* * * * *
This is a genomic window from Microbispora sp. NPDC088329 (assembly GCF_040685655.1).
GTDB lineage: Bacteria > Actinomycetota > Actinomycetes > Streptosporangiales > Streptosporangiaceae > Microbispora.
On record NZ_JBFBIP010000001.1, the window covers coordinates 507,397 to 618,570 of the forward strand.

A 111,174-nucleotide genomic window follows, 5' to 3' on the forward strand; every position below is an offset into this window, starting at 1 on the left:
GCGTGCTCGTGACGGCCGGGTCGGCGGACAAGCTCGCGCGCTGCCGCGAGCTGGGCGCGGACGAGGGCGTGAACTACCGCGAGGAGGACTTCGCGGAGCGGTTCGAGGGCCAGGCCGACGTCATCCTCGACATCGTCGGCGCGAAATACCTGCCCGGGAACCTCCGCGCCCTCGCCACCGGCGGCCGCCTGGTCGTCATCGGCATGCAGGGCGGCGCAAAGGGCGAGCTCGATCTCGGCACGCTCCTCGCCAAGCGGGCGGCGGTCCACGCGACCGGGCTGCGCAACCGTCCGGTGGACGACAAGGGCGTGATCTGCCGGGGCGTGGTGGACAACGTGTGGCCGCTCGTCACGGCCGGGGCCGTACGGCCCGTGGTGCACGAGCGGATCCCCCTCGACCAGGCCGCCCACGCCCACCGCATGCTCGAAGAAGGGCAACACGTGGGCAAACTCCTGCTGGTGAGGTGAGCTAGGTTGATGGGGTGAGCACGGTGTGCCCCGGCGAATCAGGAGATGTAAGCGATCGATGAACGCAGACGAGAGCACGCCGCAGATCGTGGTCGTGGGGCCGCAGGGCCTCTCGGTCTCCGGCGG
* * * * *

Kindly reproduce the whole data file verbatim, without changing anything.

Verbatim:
This is a genomic window from Microbispora sp. NPDC088329 (assembly GCF_040685655.1).
GTDB lineage: Bacteria > Actinomycetota > Actinomycetes > Streptosporangiales > Streptosporangiaceae > Microbispora.
On record NZ_JBFBIP010000001.1, the window covers coordinates 507,397 to 618,570 of the forward strand.

A 111,174-nucleotide genomic window follows, 5' to 3' on the forward strand; every position below is an offset into this window, starting at 1 on the left:
GCGTGCTCGTGACGGCCGGGTCGGCGGACAAGCTCGCGCGCTGCCGCGAGCTGGGCGCGGACGAGGGCGTGAACTACCGCGAGGAGGACTTCGCGGAGCGGTTCGAGGGCCAGGCCGACGTCATCCTCGACATCGTCGGCGCGAAATACCTGCCCGGGAACCTCCGCGCCCTCGCCACCGGCGGCCGCCTGGTCGTCATCGGCATGCAGGGCGGCGCAAAGGGCGAGCTCGATCTCGGCACGCTCCTCGCCAAGCGGGCGGCGGTCCACGCGACCGGGCTGCGCAACCGTCCGGTGGACGACAAGGGCGTGATCTGCCGGGGCGTGGTGGACAACGTGTGGCCGCTCGTCACGGCCGGGGCCGTACGGCCCGTGGTGCACGAGCGGATCCCCCTCGACCAGGCCGCCCACGCCCACCGCATGCTCGAAGAAGGGCAACACGTGGGCAAACTCCTGCTGGTGAGGTGAGCTAGGTTGATGGGGTGAGCACGGTGTGCCCCGGCGAATCAGGAGATGTAAGCGATCGATGAACGCAGACGAGAGCACGCCGCAGATCGTGGTCGTGGGGCCGCAGGGCCTCTCGGTCTCCGGCGG